The Battle of the Alamo is one of the most compelling stories from American history. Students of the battle often wonder why William B. Travis and his small garrison were left alone to meet their fate at the hands of General Santa Anna. Author Richard B. Winders, the historian and curator at the Alamo, examines events that led to this epic struggle and concludes that in-fighting among the revolutionary leadership doomed the Alamo garrison.
The Texan victories of 1835 created discord among rebel leaders as various factions strove to direct the revolution to meet their own specific goals. That bickering resulted in an almost total breakdown of Texan military forces as individual commands were swept into the political battle. The democratic fervor of the 1830s worked against building a cohesive Texan Army and was largely responsible for the twin tragedies of the Alamo and Goliad.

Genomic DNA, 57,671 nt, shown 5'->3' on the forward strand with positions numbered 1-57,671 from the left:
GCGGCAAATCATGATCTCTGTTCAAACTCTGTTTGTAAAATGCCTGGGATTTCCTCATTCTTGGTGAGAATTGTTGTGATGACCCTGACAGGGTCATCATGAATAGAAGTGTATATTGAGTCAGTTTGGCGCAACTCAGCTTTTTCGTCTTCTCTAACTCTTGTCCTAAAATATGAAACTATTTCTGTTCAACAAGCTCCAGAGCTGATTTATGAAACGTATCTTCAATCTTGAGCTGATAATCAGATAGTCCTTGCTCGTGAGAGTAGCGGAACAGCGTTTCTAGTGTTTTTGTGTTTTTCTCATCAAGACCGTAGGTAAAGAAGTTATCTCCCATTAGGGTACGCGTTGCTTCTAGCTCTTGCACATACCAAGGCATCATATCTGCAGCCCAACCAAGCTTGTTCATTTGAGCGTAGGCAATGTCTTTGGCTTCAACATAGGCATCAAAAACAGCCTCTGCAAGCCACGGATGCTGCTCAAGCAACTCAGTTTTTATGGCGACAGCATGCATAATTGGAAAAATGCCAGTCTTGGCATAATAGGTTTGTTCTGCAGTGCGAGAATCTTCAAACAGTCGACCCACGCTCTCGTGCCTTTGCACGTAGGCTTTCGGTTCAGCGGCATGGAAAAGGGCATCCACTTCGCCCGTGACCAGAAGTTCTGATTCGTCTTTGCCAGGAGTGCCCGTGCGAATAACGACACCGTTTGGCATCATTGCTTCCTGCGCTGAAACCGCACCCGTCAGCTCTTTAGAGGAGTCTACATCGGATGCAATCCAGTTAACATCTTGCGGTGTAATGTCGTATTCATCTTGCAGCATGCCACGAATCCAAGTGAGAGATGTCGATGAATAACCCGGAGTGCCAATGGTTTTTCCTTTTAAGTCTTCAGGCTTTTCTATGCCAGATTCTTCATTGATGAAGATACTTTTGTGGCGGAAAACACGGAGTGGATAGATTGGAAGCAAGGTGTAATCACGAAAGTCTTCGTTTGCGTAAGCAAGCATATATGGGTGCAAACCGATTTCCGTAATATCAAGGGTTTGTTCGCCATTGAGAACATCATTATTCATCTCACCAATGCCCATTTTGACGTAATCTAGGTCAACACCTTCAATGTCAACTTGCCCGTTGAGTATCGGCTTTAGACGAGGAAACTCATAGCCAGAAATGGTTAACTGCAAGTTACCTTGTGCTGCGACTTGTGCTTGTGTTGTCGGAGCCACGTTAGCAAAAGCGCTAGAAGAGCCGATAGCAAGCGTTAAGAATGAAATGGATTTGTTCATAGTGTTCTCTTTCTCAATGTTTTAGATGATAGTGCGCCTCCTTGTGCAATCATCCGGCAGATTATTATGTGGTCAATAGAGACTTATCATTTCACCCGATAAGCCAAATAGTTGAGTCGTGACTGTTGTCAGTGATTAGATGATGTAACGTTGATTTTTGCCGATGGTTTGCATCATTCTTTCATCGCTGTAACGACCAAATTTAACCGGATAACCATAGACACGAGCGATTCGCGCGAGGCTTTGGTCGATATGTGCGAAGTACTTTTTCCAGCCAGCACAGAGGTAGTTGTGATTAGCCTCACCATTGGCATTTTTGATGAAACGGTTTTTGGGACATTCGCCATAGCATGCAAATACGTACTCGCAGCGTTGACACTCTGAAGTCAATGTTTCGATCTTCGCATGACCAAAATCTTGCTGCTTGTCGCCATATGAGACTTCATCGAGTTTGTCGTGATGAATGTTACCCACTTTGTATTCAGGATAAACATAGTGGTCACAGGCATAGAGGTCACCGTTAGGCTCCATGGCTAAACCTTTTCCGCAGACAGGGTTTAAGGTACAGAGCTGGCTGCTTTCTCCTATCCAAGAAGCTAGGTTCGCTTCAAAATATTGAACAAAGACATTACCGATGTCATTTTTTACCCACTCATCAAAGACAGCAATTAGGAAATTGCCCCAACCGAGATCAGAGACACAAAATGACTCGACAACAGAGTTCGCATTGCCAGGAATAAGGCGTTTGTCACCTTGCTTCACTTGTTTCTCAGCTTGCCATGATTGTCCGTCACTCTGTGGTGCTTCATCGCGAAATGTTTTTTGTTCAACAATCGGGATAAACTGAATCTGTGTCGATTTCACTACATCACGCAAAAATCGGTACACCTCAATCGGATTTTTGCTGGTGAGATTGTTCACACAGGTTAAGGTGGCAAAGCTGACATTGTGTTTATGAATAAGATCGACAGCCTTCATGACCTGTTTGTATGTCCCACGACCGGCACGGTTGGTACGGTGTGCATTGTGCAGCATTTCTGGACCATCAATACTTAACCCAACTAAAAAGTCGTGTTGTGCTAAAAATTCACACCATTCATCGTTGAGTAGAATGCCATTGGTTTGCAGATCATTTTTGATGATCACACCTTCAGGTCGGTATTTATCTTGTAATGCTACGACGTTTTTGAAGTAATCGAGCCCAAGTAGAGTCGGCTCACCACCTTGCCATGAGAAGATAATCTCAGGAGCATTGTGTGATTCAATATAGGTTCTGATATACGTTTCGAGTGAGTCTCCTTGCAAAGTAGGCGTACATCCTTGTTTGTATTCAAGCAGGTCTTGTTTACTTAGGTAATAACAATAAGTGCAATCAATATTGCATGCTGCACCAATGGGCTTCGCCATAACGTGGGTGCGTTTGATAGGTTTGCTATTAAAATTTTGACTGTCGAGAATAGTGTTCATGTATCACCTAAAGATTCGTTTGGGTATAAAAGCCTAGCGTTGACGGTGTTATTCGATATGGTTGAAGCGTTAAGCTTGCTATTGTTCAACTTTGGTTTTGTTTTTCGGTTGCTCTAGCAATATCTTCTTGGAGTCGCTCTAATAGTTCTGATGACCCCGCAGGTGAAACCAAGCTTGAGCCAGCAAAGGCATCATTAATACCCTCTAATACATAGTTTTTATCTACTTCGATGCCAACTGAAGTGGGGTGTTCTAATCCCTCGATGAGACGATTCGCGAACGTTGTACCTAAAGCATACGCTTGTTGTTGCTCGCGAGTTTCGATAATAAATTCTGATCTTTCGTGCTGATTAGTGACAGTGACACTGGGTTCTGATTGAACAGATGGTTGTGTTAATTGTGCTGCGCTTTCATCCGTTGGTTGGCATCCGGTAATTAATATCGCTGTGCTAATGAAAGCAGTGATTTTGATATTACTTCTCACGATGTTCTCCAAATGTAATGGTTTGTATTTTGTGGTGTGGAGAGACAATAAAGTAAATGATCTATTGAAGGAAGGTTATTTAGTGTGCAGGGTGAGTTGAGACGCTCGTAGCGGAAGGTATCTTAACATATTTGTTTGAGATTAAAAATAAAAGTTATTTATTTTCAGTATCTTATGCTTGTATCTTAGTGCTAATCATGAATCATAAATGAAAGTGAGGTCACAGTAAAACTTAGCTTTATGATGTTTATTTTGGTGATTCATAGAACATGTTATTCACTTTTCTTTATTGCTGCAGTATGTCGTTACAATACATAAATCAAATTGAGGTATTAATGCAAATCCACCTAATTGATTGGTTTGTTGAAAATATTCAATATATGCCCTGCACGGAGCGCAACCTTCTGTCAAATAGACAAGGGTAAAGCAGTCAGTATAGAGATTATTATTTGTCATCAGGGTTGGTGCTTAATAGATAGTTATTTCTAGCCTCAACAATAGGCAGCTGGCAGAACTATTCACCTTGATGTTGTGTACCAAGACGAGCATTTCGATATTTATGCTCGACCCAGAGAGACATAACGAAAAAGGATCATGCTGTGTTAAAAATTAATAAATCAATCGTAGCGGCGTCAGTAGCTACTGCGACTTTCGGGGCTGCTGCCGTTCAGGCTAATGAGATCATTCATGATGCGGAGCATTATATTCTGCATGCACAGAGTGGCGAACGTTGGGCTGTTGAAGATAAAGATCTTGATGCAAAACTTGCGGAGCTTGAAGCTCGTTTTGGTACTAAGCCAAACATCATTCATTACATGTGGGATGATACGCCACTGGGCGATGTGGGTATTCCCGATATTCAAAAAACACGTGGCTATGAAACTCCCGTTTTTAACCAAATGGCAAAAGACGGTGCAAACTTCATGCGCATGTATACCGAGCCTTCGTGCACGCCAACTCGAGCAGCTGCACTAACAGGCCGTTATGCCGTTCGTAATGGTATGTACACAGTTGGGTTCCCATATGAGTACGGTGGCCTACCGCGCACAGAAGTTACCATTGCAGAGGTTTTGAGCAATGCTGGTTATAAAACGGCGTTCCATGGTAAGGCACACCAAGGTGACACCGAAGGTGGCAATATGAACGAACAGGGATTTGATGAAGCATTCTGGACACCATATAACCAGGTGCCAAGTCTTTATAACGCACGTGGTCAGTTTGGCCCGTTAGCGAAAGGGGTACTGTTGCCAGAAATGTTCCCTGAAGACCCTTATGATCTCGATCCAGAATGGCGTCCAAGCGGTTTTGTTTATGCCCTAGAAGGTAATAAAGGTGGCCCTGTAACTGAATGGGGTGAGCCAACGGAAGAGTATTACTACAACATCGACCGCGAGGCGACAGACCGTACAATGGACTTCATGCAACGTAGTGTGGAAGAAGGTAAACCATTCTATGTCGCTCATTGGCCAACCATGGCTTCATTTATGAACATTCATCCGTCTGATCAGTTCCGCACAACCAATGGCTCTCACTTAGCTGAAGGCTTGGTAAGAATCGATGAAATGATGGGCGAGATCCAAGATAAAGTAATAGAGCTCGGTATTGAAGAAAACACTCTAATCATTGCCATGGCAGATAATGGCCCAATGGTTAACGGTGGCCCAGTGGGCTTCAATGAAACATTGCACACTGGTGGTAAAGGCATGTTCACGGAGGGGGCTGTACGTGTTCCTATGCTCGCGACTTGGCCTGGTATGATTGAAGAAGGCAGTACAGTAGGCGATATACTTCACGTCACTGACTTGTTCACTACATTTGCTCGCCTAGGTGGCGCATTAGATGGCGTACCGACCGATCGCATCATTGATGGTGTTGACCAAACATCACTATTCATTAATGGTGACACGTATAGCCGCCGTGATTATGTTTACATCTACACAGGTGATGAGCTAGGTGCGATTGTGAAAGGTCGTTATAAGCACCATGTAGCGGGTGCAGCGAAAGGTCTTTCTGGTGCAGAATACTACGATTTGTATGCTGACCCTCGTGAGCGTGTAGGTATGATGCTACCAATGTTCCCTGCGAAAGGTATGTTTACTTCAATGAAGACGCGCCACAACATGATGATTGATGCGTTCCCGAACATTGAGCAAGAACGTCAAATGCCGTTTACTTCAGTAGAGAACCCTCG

Informative and provocative, Sacrificed at the Alamo will appeal to general readers as well as students of the classic battle and its important place in Texas history.
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